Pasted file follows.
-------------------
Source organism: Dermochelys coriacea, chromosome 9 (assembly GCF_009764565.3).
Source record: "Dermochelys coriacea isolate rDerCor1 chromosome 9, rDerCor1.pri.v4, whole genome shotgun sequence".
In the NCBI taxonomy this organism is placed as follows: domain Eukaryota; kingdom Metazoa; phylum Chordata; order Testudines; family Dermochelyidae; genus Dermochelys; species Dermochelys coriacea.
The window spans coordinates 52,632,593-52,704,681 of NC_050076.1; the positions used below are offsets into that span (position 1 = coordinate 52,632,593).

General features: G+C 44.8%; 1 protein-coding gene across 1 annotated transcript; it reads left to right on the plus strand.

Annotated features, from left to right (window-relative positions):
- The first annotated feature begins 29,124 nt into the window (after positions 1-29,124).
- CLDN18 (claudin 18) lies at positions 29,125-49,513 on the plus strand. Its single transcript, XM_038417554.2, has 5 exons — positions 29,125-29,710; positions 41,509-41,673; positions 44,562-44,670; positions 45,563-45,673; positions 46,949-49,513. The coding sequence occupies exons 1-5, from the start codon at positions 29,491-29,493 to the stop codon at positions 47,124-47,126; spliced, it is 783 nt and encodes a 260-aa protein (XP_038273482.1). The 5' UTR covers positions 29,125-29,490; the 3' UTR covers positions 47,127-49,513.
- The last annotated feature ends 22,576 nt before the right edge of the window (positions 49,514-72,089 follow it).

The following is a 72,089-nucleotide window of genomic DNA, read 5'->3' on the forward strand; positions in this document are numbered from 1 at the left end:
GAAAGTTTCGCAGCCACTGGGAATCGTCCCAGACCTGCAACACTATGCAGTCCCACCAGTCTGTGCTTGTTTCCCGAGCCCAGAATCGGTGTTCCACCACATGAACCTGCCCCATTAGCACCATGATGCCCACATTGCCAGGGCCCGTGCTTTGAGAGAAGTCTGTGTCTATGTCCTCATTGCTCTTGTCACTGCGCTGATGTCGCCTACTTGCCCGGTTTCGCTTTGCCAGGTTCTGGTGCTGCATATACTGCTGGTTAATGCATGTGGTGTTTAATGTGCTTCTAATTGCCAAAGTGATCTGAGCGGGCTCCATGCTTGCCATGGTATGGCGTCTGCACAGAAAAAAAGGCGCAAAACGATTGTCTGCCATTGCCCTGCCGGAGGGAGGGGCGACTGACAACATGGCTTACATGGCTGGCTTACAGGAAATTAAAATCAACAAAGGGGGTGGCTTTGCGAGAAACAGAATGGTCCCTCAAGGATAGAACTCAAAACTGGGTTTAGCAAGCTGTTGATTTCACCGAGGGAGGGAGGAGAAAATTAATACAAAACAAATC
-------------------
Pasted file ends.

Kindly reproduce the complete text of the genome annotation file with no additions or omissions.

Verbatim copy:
Source organism: Dermochelys coriacea, chromosome 9 (assembly GCF_009764565.3).
Source record: "Dermochelys coriacea isolate rDerCor1 chromosome 9, rDerCor1.pri.v4, whole genome shotgun sequence".
In the NCBI taxonomy this organism is placed as follows: domain Eukaryota; kingdom Metazoa; phylum Chordata; order Testudines; family Dermochelyidae; genus Dermochelys; species Dermochelys coriacea.
The window spans coordinates 52,632,593-52,704,681 of NC_050076.1; the positions used below are offsets into that span (position 1 = coordinate 52,632,593).

General features: G+C 44.8%; 1 protein-coding gene across 1 annotated transcript; it reads left to right on the plus strand.

Annotated features, from left to right (window-relative positions):
- The first annotated feature begins 29,124 nt into the window (after positions 1-29,124).
- CLDN18 (claudin 18) lies at positions 29,125-49,513 on the plus strand. Its single transcript, XM_038417554.2, has 5 exons — positions 29,125-29,710; positions 41,509-41,673; positions 44,562-44,670; positions 45,563-45,673; positions 46,949-49,513. The coding sequence occupies exons 1-5, from the start codon at positions 29,491-29,493 to the stop codon at positions 47,124-47,126; spliced, it is 783 nt and encodes a 260-aa protein (XP_038273482.1). The 5' UTR covers positions 29,125-29,490; the 3' UTR covers positions 47,127-49,513.
- The last annotated feature ends 22,576 nt before the right edge of the window (positions 49,514-72,089 follow it).

The following is a 72,089-nucleotide window of genomic DNA, read 5'->3' on the forward strand; positions in this document are numbered from 1 at the left end:
GAAAGTTTCGCAGCCACTGGGAATCGTCCCAGACCTGCAACACTATGCAGTCCCACCAGTCTGTGCTTGTTTCCCGAGCCCAGAATCGGTGTTCCACCACATGAACCTGCCCCATTAGCACCATGATGCCCACATTGCCAGGGCCCGTGCTTTGAGAGAAGTCTGTGTCTATGTCCTCATTGCTCTTGTCACTGCGCTGATGTCGCCTACTTGCCCGGTTTCGCTTTGCCAGGTTCTGGTGCTGCATATACTGCTGGTTAATGCATGTGGTGTTTAATGTGCTTCTAATTGCCAAAGTGATCTGAGCGGGCTCCATGCTTGCCATGGTATGGCGTCTGCACAGAAAAAAAGGCGCAAAACGATTGTCTGCCATTGCCCTGCCGGAGGGAGGGGCGACTGACAACATGGCTTACATGGCTGGCTTACAGGAAATTAAAATCAACAAAGGGGGTGGCTTTGCGAGAAACAGAATGGTCCCTCAAGGATAGAACTCAAAACTGGGTTTAGCAAGCTGTTGATTTCACCGAGGGAGGGAGGAGAAAATTAATACAAAACAAATC